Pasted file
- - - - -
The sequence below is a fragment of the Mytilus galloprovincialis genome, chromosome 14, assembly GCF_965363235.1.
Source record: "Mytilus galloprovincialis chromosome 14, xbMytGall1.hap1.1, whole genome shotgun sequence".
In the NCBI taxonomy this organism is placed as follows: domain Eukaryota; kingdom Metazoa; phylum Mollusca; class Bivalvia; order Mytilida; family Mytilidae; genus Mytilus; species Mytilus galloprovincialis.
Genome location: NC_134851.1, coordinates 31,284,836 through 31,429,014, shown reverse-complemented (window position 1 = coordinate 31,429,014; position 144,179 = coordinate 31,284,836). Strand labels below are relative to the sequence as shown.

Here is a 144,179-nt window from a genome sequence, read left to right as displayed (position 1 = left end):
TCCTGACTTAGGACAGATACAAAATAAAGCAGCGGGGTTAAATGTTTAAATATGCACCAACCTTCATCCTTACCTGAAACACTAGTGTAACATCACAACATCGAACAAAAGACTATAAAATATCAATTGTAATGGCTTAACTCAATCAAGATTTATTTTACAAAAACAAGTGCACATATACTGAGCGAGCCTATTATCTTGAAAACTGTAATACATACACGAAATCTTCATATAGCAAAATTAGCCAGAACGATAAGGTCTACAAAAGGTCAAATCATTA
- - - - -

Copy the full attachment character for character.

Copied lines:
The sequence below is a fragment of the Mytilus galloprovincialis genome, chromosome 14, assembly GCF_965363235.1.
Source record: "Mytilus galloprovincialis chromosome 14, xbMytGall1.hap1.1, whole genome shotgun sequence".
In the NCBI taxonomy this organism is placed as follows: domain Eukaryota; kingdom Metazoa; phylum Mollusca; class Bivalvia; order Mytilida; family Mytilidae; genus Mytilus; species Mytilus galloprovincialis.
Genome location: NC_134851.1, coordinates 31,284,836 through 31,429,014, shown reverse-complemented (window position 1 = coordinate 31,429,014; position 144,179 = coordinate 31,284,836). Strand labels below are relative to the sequence as shown.

Here is a 144,179-nt window from a genome sequence, read left to right as displayed (position 1 = left end):
TCCTGACTTAGGACAGATACAAAATAAAGCAGCGGGGTTAAATGTTTAAATATGCACCAACCTTCATCCTTACCTGAAACACTAGTGTAACATCACAACATCGAACAAAAGACTATAAAATATCAATTGTAATGGCTTAACTCAATCAAGATTTATTTTACAAAAACAAGTGCACATATACTGAGCGAGCCTATTATCTTGAAAACTGTAATACATACACGAAATCTTCATATAGCAAAATTAGCCAGAACGATAAGGTCTACAAAAGGTCAAATCATTA